We all have those reasons that we got into writing. Maybe we were that kid that was bullied at school and so wrote her own endings. Or maybe we just woke up one day with a story in our heads and a need to tell it. Or maybe we have a constant love affair with language. Or maybe we were just determined to actually make use of that English degree. For many of us, it’s a whole ton of them rolled up in one. In my experience, however, there is one common denominator that we all share.
We love books.
I have yet to meet a writer who doesn’t also have a love affair with reading. It comes in different forms. Some of us (hands up guilty) consume books like water and don’t feel right unless we have at least three on the go. Some of us are more specific, with a certain genre talking out to us. And some of us even just have that one series that we couldn’t live without.
As I said in my festivals post, we writers have a bit of a stereotype personality. We (tend to be) introverted and quiet. Books are our place of refuge. Our place of escape. Our chance to shed our skins and be someone else for a while.
There is that old saying people love to use, “you can’t know where you are going until you know where you’ve been”. So that is what today is about. Today is about looking back at our beginnings, at the days where we were just readers and remembering what it was back then that inspired us to put pen to paper and a few tips on how to harness that inspiration on the days you need it most.
We all have that author. The one that holds a special place in our hearts. The one we secretly (or not so secretly) hope to write as well as one day. The one who can take our breath away no matter whether we are reading them for the first time or the fiftieth.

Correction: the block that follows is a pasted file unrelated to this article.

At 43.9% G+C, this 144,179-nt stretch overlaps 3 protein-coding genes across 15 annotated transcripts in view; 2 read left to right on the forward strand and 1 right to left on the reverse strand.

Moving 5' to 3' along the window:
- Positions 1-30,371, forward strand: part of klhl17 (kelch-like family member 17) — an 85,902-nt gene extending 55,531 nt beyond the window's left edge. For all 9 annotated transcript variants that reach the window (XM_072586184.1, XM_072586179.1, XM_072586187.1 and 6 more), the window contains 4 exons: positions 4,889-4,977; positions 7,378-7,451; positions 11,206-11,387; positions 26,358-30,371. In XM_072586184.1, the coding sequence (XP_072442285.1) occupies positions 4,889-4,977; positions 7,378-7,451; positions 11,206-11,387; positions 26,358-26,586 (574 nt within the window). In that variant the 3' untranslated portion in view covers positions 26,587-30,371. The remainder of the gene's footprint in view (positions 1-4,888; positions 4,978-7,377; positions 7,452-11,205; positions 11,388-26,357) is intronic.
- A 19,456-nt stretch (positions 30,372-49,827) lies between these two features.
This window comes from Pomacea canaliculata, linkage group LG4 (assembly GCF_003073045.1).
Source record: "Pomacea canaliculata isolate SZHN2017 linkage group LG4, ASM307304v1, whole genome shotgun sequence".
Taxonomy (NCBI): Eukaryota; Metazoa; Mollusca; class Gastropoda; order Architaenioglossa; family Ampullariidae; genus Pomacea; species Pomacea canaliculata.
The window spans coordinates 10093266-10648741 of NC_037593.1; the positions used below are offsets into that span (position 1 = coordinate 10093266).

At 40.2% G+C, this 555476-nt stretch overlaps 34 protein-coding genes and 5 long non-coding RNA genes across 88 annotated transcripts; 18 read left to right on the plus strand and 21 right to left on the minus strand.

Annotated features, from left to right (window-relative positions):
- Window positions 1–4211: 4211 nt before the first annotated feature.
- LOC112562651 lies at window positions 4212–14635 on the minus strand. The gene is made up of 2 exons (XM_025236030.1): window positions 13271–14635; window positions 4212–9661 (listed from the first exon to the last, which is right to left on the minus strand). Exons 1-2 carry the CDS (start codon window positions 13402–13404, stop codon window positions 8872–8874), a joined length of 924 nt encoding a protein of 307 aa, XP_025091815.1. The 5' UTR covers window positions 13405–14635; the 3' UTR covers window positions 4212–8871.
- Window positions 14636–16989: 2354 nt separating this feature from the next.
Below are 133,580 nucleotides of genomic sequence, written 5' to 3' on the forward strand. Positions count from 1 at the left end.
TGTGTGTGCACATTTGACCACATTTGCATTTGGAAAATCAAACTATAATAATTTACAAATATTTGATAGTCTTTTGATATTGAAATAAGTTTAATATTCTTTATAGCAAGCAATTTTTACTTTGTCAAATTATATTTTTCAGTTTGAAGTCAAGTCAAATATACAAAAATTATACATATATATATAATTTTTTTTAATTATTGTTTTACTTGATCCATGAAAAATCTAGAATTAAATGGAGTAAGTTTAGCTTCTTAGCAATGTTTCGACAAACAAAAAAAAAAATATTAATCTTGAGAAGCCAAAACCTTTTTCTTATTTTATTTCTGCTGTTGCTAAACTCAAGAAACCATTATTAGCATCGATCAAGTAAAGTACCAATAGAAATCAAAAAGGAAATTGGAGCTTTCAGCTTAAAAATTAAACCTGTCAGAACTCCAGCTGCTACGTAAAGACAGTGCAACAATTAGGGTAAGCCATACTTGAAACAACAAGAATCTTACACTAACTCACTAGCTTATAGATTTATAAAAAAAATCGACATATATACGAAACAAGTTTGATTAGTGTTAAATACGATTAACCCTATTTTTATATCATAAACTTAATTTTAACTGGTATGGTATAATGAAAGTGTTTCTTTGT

For me, it’s JK Rowling.
Yes. It’s a cliché for my age and my generation. I am part of the Harry Potter generation and I wear that badge with pride. I was seven years old when the first book came out. At that time, I was a hesitant reader at best. I dreaded the hour in the day at school where we had to read those ghastly stories they write for kids (Biff, Chip and Kipper – see, that’s how much it’s burnt into my brain – why do we do that to our children?). But I had an annoying habit of winning school awards and invariably that always meant that little envelope and therein enclosed, the book voucher.
I still remember stepping into Ottakars (Remember them?) and just walking around a little lost, my feet automatically aiming me towards Enid Blyton and the dear old Secret Seven when this skinny burgundy book caught my eye. On the back was a handdrawn-style picture of this old man in (what my seven-year old self saw as) a long red dress and a long grey beard. I wish I could remember what particularly caught me. What made me take that one to my parents to use up the vouchers. Maybe it was the word ‘wizard’. Or maybe it was the background image of Hogwarts. Or maybe even just the now iconic font. This is all before it hit off. No one really knew about these books yet.
I read that book in two days. And then read it again. And again. And my love affair with fiction started. I’d read my way through most the school library (books designed for kids way older than me) before the end of the school year. My teachers were astounded at the sudden turn around. And I also wrote my first writing project (a HP fanfic – I still have it somewhere).